Aftershock in L.A.: Retailers Take Stock, See Slow Return to Action

LOS ANGELES -- As aftershocks continued to rattle Southern California Tuesday, local retailers began the arduous task of digging out, sweeping up, assessing damage and trying to determine when they might be able to reopen.<BR><BR>Some stores, such as...

LOS ANGELES — As aftershocks continued to rattle Southern California Tuesday, local retailers began the arduous task of digging out, sweeping up, assessing damage and trying to determine when they might be able to reopen.

Some stores, such as those in the Northridge Fashion Center, might never reopen.

The collapsed Bullock’s in Northridge was condemned Tuesday by city officials, who also were considering condemming the entire mall, which includes Robinsons-May, J.C. Penney and a parking structure that also crumbled in Monday’s devastating earthquake.

Officials explained that hidden structural damage in other mall stores might lead to similar collapses, particularly if there are further aftershocks or smaller temblors. Most other major stores and shopping

centers were uncertain whether they would reopen today. Beverly Center and Westside Pavilion, two malls in west Los Angeles, were closed Tuesday to evaluate internal and structural damage.

One shopping complex, the Century City Shopping Center, also in west Los Angeles, was able to open Tuesday because its open-air design spared it from much damage. Because it was one of the few open, it reported strong business in its stores, restaurants and movie theaters.

J.C. Penney Co. said 13 of its 16 stores in the area were affected in some way, and that five units are closed indefinitely due to severe structural and water damage. A spokeswoman said the company’s vice president of structural services and six teams of construction experts had been in the field since Monday afternoon, and were assessing damage.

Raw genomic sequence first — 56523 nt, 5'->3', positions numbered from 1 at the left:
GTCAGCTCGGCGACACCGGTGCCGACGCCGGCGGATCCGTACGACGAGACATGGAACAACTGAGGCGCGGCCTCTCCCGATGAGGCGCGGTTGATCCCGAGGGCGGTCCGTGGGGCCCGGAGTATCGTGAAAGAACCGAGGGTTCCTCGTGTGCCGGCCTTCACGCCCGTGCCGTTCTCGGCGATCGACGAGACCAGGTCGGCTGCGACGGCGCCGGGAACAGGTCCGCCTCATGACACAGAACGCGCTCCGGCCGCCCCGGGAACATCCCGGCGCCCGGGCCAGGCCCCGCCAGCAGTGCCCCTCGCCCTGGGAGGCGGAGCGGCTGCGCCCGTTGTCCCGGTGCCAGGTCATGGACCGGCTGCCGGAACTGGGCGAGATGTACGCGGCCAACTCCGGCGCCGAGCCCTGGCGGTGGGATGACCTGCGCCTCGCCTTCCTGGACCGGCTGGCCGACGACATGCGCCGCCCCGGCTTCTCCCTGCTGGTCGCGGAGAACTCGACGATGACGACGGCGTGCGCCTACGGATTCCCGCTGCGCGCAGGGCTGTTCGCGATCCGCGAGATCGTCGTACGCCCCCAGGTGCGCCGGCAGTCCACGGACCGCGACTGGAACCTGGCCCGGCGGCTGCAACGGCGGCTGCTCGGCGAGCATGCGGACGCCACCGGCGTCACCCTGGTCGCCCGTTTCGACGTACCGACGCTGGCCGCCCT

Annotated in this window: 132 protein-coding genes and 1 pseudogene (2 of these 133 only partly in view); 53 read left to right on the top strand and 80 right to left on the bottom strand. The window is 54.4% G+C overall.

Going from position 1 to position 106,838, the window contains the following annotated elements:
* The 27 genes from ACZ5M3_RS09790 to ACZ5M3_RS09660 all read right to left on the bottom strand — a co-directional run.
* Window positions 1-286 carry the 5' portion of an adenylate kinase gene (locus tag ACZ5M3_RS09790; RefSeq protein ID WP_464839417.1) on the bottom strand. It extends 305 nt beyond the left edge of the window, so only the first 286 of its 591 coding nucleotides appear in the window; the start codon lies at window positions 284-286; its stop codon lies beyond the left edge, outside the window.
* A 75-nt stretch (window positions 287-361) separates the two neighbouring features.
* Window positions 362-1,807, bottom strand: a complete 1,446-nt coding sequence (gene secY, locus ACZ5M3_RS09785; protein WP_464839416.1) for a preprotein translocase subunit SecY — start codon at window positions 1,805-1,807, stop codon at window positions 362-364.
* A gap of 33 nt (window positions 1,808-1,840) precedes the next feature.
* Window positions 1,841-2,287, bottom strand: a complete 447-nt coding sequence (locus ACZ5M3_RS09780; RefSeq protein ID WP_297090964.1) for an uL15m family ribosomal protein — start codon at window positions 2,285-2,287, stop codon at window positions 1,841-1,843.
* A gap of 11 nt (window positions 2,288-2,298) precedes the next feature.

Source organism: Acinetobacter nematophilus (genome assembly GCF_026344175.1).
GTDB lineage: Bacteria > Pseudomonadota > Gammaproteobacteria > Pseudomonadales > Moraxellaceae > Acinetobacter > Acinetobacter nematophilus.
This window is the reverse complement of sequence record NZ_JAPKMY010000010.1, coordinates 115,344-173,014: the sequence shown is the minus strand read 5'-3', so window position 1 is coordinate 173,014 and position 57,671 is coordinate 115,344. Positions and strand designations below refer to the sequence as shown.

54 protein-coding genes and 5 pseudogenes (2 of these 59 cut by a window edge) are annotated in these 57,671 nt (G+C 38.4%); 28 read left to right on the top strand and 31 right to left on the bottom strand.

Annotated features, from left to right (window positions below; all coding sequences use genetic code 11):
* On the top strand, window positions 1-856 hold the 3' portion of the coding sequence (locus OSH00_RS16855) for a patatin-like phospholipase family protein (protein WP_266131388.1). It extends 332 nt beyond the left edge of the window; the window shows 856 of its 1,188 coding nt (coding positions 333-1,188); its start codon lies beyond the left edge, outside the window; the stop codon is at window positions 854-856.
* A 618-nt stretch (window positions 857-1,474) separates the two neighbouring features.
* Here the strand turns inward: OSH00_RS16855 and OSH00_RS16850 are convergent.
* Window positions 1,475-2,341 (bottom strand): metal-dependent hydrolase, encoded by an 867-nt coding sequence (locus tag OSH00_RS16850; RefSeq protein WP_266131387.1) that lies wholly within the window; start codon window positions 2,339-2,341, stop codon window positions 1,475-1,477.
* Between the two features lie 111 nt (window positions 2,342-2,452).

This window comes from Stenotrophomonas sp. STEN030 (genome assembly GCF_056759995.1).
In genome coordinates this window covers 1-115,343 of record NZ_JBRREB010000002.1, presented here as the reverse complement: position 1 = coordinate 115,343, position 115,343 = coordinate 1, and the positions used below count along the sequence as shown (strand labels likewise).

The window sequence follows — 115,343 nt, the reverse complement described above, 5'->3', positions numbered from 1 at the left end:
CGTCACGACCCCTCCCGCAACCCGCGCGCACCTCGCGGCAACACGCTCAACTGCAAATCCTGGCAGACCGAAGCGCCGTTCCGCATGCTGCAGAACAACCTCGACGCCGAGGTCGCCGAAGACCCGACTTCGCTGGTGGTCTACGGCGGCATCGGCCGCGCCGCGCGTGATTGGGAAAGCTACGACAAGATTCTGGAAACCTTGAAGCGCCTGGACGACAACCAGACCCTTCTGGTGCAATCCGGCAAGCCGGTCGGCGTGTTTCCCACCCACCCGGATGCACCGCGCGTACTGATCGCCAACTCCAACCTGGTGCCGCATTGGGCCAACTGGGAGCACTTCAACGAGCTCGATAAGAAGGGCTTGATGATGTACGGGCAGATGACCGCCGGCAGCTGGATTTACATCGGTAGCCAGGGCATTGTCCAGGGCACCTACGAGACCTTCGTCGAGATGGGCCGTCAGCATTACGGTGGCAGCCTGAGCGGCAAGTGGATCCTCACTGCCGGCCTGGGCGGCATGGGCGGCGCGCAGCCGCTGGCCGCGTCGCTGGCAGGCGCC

The five Penney stores closed indefinitely are those in Santa Monica, Northridge, North Hollywood, Canoga Park and Granada Hills.

The spokeswoman did not have any estimates for rebuilding costs, lost business or merchandise.

The Penney’s in Pasadena experienced minor damage, such as tiles falling from the ceiling, but was able to open by noon Monday, the spokeswoman said. She did not have a report on traffic. Others, like the Santa Clara store, were ready to open but awaiting the go-ahead from city inspectors.

Sears, Roebuck & Co. said seven of its 27 stores in the area were forced to close Monday and Tuesday.

The Sears units that sustained the most severe damage — in Northridge and Glendale — are closed indefinitely, said a spokesman. Damage estimates on structure and merchandise loss were still being tabulated Tuesday night.

Sears’ North Hollywood store is expected to open within two to three weeks. The Burbank branch could be opened by this weekend, and the Hollywood, Valencia and Baldwin Hills stores might reopen as soon as today, the spokesman said.

Montgomery Ward was forced to close five of its 12 area units. The roof collapsed onto the selling floor on the upper level of Ward’s west Los Angeles store, and its Panorama City unit sustained water damage when sprinklers and pipes crashed through the ceiling. The Canoga Park store was closed because of cracked columns.

Ward’s stores in Ventura and Eagle Rock each sustained minor non-structural damage and were closed Monday and Tuesday, said a spokesman, but the company did not know when they would reopen.

Despite the continuing aftershocks, some in the 3 to 4 point range, some stores reported a semblance of normalcy returning.

Saks Fifth Avenue in Beverly Hills will reopen today, said Gary Witkin, vice chairman. He said the 80,000-square-foot Beverly Hills unit is in “pretty good shape,” adding, “A lot of the glass and windows have been replaced, the interiors are being cleaned up and we will be open for business Wednesday. There was no structural damage.”

The Woodland Hills unit, however, is “a mess,” he said. “We’re still assessing it. Mirrors are down, showcases are in disarray. It needs ceiling and lighting work, and the air-conditioning equipment is twisted. We have a full crew assessing the damage. It could potentially be weeks before we reopen it, but we don’t think there has been significant structural damage.”